5. Conclusions

This paper has presented a coordinated power control system for a DC microgrid to improve the flexibility and resiliency of a green marina. The yacht marina of Porto San Rocco (Trieste, Italy) is taken as case study, and some techno-economic–environmental evaluations are made before emulating the controlled DC system on an HIL platform. From an analysis with Homer software, the PV installation presents a ROI between 7 and 10 years, depending on the additional presence of a dedicated storage system. Despite the larger ROI, the chosen configuration is finally oriented to land battery installation in order to ensure notable advantages for the power system operation (e.g., enhanced RES exploitation, flexibility, resiliency, redundancy, back-up functionality). Important efforts have been put into designing the PMS, which is responsible for ensuring efficient system management. The PMS logics on the DC microgrid are conceived and tested in a real-time emulation environment to increase correspondence with reality.
Significant efforts are invested into designing the PMS, serving as a centralized controller for efficient system management. The PMS logics on the DC microgrid are conceptualized and tested in a real-time emulation environment to enhance realism. This proposed PMS functions as a centralized controller to optimize marina operations. By dynamically adjusting control settings on multiple power converters based on power-voltage field measurements, the PMS ensures reliable vessel charging and bidirectional energy flow from hosted ships, thereby enhancing the marina’s sustainability. To demonstrate the controlled DC microgrid’s ability to manage sources, loads, and storage, various transients are simulated on the HIL platform. The emulation of a night-to-day transition illustrates how the PV plant not only provides sustainable energy for vessel charging, but also generates additional income for the marina by selling excess green energy to the main grid. This control strategy has only been applied to this specific case study and certainly needs more investigations for other operating conditions. Moreover, the strategy is not automatized and need the introduction of another control layer, and thus an Energy Management System (EMS), to properly optimize the energy flowing from/to the main grid. Future analyses will delve into studying the power flow throughout the day, developing strategies for days with no PV power output, and optimizing nighttime operations.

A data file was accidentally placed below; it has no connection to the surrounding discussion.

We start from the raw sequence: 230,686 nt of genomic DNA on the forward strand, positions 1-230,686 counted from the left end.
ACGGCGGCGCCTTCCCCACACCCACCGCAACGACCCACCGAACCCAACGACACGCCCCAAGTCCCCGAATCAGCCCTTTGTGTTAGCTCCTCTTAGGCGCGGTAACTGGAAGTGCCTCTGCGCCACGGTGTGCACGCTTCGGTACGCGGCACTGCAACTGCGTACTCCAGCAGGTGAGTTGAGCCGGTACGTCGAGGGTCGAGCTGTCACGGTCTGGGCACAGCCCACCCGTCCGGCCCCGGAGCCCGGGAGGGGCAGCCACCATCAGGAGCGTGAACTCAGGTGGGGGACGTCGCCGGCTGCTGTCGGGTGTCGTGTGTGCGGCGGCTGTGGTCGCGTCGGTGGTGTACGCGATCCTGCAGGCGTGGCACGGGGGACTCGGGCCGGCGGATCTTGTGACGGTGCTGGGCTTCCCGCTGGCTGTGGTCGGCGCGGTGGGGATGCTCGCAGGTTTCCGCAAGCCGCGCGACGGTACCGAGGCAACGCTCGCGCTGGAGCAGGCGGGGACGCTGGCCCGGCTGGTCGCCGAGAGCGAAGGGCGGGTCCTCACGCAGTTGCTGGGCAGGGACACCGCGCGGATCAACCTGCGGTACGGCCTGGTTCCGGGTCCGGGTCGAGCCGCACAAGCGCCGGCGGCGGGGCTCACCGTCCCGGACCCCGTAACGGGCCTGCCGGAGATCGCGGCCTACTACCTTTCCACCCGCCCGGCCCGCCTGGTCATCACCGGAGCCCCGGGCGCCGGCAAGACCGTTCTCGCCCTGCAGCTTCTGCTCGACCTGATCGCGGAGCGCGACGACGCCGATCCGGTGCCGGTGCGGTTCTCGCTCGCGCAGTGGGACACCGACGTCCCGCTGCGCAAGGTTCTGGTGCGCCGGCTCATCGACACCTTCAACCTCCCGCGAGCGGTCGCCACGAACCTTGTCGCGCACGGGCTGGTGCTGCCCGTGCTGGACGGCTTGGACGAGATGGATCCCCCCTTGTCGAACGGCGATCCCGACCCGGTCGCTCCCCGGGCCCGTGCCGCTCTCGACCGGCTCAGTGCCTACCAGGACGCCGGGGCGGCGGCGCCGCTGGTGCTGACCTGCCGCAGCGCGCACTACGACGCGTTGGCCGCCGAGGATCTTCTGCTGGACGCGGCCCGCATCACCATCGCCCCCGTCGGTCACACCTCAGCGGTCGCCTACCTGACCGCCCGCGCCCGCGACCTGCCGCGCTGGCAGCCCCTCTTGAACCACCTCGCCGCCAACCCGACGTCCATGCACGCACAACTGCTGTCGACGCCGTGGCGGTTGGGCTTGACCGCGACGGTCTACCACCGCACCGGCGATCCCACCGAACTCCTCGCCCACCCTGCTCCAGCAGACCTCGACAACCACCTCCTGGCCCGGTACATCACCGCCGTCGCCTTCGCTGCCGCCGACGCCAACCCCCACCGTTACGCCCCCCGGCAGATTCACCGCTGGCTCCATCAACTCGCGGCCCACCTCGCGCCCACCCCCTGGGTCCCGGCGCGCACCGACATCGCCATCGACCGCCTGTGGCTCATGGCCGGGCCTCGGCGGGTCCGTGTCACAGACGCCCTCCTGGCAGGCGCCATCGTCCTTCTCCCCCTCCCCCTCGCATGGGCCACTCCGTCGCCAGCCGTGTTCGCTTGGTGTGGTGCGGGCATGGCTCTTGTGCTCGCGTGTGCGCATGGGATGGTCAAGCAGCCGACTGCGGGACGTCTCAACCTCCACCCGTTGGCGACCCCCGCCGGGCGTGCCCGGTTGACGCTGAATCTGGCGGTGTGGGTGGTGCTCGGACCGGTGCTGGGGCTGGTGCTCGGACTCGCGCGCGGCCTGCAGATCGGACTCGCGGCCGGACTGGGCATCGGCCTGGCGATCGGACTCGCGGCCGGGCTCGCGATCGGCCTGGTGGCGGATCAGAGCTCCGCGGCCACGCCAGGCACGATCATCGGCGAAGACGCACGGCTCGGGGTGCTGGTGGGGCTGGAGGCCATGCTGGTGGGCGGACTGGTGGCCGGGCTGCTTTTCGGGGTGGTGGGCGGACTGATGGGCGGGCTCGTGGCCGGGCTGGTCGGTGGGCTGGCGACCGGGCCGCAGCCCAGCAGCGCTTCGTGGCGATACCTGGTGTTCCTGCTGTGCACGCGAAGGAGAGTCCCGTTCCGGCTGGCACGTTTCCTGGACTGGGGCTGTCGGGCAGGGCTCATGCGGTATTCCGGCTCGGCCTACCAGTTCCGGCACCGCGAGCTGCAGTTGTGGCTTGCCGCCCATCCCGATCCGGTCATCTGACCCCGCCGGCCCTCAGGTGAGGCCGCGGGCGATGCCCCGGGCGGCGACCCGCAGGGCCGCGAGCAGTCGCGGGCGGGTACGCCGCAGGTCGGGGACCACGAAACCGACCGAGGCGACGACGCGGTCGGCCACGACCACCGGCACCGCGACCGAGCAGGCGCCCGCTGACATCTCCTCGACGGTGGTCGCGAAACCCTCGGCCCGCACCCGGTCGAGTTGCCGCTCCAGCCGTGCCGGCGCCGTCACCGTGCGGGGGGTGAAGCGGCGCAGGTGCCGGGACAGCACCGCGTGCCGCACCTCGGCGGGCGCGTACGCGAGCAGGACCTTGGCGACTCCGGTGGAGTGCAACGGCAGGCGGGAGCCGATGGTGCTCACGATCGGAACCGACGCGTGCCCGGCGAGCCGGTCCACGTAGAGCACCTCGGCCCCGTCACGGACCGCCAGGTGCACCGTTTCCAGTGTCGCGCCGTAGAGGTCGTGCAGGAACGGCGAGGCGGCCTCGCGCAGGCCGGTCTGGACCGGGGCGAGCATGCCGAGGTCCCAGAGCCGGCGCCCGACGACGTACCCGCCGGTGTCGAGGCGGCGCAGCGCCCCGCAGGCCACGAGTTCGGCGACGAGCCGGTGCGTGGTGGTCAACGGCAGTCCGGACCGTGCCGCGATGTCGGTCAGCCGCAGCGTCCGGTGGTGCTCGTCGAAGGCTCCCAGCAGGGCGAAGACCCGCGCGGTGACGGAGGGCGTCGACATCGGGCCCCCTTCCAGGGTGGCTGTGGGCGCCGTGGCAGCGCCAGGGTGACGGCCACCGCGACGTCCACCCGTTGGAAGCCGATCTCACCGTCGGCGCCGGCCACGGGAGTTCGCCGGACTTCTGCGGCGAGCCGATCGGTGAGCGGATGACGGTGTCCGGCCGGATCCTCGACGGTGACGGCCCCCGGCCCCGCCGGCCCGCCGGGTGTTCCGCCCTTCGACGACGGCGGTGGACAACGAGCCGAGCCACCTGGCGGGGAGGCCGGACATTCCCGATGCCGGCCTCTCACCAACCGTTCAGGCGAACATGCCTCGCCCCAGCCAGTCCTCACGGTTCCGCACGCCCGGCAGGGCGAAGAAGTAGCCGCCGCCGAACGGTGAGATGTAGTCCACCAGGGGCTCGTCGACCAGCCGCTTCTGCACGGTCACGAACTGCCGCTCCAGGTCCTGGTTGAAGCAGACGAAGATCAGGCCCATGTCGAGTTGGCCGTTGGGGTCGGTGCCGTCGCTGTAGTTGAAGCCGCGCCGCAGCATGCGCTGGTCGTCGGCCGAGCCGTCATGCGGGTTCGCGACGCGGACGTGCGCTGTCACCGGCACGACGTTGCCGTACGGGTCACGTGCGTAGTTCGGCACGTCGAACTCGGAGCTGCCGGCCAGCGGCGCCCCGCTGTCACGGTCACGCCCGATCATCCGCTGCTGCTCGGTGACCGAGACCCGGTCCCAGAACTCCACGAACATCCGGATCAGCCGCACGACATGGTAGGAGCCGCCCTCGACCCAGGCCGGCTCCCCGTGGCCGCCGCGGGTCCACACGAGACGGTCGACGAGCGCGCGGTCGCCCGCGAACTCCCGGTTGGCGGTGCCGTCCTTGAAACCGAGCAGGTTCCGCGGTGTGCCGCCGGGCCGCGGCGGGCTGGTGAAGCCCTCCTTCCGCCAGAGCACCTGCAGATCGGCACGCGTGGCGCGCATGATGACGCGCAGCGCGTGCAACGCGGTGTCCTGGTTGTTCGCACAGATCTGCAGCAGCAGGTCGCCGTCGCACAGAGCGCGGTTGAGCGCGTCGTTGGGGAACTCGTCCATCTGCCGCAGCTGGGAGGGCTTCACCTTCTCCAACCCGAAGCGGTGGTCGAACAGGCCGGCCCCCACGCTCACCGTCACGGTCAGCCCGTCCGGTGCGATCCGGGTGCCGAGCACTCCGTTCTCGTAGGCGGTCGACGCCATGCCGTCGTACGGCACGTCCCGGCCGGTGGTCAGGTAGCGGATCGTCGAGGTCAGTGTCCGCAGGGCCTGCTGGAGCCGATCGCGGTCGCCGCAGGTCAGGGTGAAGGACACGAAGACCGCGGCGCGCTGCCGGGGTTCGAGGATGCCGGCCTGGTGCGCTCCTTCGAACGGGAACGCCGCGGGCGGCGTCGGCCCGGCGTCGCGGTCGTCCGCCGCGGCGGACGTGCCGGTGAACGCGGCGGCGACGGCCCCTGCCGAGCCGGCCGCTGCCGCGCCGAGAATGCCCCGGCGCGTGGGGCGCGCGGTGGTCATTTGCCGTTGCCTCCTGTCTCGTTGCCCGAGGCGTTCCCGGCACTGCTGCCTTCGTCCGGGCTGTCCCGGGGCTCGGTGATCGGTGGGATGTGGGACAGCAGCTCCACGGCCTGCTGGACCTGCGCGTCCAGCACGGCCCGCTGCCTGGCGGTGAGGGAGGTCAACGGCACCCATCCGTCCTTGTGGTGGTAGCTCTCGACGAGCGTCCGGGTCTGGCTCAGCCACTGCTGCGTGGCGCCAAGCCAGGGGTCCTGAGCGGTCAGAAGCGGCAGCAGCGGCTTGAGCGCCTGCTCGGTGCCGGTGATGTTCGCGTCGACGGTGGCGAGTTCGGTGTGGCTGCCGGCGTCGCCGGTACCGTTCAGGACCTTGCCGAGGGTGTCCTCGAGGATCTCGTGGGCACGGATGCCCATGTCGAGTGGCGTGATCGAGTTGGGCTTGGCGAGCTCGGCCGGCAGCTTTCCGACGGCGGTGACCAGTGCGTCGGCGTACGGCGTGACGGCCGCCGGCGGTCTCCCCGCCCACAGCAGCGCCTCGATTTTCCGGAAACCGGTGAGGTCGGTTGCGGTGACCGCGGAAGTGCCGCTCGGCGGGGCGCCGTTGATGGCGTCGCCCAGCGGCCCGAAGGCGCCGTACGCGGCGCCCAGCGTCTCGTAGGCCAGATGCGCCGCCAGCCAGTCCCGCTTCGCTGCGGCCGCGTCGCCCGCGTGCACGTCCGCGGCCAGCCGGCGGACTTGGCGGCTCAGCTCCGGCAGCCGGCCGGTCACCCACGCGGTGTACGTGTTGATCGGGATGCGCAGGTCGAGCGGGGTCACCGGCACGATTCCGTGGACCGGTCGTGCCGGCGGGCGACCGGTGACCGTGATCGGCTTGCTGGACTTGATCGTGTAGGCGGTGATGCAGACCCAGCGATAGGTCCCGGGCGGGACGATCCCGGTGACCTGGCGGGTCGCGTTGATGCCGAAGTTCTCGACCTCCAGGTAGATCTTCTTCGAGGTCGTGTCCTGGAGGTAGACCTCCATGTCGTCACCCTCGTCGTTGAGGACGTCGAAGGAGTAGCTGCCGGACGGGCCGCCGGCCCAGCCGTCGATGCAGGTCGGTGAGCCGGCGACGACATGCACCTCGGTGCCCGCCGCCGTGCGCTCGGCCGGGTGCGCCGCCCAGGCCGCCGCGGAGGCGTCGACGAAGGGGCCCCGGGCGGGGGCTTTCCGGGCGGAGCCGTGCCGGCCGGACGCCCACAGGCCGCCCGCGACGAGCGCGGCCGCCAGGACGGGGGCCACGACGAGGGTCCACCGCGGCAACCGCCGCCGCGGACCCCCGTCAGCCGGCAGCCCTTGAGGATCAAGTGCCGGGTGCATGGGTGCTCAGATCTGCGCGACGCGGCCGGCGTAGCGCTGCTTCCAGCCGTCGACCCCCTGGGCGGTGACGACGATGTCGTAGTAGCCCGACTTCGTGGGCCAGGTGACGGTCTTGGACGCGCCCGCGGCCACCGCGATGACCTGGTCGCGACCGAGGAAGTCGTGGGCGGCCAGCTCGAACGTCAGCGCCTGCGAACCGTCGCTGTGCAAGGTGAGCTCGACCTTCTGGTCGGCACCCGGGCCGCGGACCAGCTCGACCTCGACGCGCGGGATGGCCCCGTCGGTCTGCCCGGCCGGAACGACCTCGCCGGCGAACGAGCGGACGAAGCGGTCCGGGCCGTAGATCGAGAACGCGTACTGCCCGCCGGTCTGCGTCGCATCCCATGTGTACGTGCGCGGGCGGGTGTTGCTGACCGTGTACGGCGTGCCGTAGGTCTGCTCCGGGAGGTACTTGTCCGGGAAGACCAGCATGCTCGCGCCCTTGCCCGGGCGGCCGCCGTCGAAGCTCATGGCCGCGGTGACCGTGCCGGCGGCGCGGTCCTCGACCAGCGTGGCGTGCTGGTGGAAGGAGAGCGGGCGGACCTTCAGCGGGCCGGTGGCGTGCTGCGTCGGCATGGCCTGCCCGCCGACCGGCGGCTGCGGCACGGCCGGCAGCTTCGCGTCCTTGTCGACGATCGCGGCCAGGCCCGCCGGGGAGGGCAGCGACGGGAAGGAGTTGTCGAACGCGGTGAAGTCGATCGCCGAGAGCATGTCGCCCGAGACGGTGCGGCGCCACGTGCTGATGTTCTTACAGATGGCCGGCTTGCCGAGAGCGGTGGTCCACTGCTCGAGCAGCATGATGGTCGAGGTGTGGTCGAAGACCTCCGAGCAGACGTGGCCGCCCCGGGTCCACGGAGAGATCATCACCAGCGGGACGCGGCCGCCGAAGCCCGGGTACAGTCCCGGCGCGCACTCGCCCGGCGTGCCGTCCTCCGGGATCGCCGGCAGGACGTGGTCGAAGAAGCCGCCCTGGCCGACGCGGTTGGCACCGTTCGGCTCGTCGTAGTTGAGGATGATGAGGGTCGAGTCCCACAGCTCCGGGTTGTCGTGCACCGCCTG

Author Contributions

Conceptualization, D.B., V.B. and G.S.; methodology, A.A.T., S.B. and M.D.F.; software, A.A.T., M.C. and M.D.F.; validation, S.B.; formal analysis, A.A.T. and M.D.F.; investigation, D.B., V.B. and G.S.; resources, A.A.T. and S.B.; data curation, D.B. and M.C.; writing—original draft preparation, A.A.T. and S.B.; writing—review and editing, A.A.T., D.B. and M.D.F.; visualization, V.B. and M.C.; supervision, G.S. All authors have read and agreed to the published version of the manuscript.


This research received no external funding.

Data Availability Statement

Data is contained within the article.


The authors would like to thank Typhoon HIL for providing the platform used in the development of this research work.

Conflicts of Interest

The authors declare no conflict of interest.


RESRenewable Energy Sources
BESSBattery Energy Storage System
PMSPower Management System
ZEMarZero Emission Marina
DSODistribution System Operator
MGMain Grid
AFEActive Front End
ROIReturn On Investment
HILHardware In the Loop


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Figure 1. Yacht marina in Porto San Rocco, Muggia, Trieste (Italia) (, accessed on 20 January 2024).
Figure 1. Yacht marina in Porto San Rocco, Muggia, Trieste (Italia) (, accessed on 20 January 2024).
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Figure 2. Propulsion and electrical generation systems for pleasure craft.
Figure 2. Propulsion and electrical generation systems for pleasure craft.
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Figure 3. The controlled 1 kV-DC microgrid for the green marina [16]. Reprinted with permission from Ref. [16]. Copyright 2022, IEEE.